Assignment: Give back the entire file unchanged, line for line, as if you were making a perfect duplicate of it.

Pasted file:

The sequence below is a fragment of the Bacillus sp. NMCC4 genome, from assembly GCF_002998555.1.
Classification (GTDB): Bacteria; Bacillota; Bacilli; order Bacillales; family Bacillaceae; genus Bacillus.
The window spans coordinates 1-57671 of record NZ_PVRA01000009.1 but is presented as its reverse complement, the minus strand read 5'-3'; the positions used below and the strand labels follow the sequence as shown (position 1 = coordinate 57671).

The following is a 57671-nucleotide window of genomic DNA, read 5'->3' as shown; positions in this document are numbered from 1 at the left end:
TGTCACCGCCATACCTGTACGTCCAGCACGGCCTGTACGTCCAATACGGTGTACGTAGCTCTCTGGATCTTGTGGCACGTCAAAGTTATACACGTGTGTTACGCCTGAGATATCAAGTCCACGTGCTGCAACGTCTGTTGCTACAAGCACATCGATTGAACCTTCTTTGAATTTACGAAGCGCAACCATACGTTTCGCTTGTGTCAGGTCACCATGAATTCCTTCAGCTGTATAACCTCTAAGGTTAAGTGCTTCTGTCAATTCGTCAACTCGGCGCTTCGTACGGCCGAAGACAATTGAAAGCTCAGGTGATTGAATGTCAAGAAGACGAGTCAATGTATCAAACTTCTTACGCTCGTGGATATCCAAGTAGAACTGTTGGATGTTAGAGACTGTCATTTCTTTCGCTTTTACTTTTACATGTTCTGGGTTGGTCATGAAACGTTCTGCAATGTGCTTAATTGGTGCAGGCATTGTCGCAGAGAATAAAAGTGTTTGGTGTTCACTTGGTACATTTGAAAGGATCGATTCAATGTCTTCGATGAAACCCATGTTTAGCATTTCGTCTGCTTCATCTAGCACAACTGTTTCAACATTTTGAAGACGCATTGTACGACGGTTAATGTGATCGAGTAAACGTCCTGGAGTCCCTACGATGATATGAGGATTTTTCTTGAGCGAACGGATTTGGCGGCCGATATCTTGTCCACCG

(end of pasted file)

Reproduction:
The sequence below is a fragment of the Bacillus sp. NMCC4 genome, from assembly GCF_002998555.1.
Classification (GTDB): Bacteria; Bacillota; Bacilli; order Bacillales; family Bacillaceae; genus Bacillus.
The window spans coordinates 1-57671 of record NZ_PVRA01000009.1 but is presented as its reverse complement, the minus strand read 5'-3'; the positions used below and the strand labels follow the sequence as shown (position 1 = coordinate 57671).

The following is a 57671-nucleotide window of genomic DNA, read 5'->3' as shown; positions in this document are numbered from 1 at the left end:
TGTCACCGCCATACCTGTACGTCCAGCACGGCCTGTACGTCCAATACGGTGTACGTAGCTCTCTGGATCTTGTGGCACGTCAAAGTTATACACGTGTGTTACGCCTGAGATATCAAGTCCACGTGCTGCAACGTCTGTTGCTACAAGCACATCGATTGAACCTTCTTTGAATTTACGAAGCGCAACCATACGTTTCGCTTGTGTCAGGTCACCATGAATTCCTTCAGCTGTATAACCTCTAAGGTTAAGTGCTTCTGTCAATTCGTCAACTCGGCGCTTCGTACGGCCGAAGACAATTGAAAGCTCAGGTGATTGAATGTCAAGAAGACGAGTCAATGTATCAAACTTCTTACGCTCGTGGATATCCAAGTAGAACTGTTGGATGTTAGAGACTGTCATTTCTTTCGCTTTTACTTTTACATGTTCTGGGTTGGTCATGAAACGTTCTGCAATGTGCTTAATTGGTGCAGGCATTGTCGCAGAGAATAAAAGTGTTTGGTGTTCACTTGGTACATTTGAAAGGATCGATTCAATGTCTTCGATGAAACCCATGTTTAGCATTTCGTCTGCTTCATCTAGCACAACTGTTTCAACATTTTGAAGACGCATTGTACGACGGTTAATGTGATCGAGTAAACGTCCTGGAGTCCCTACGATGATATGAGGATTTTTCTTGAGCGAACGGATTTGGCGGCCGATATCTTGTCCACCG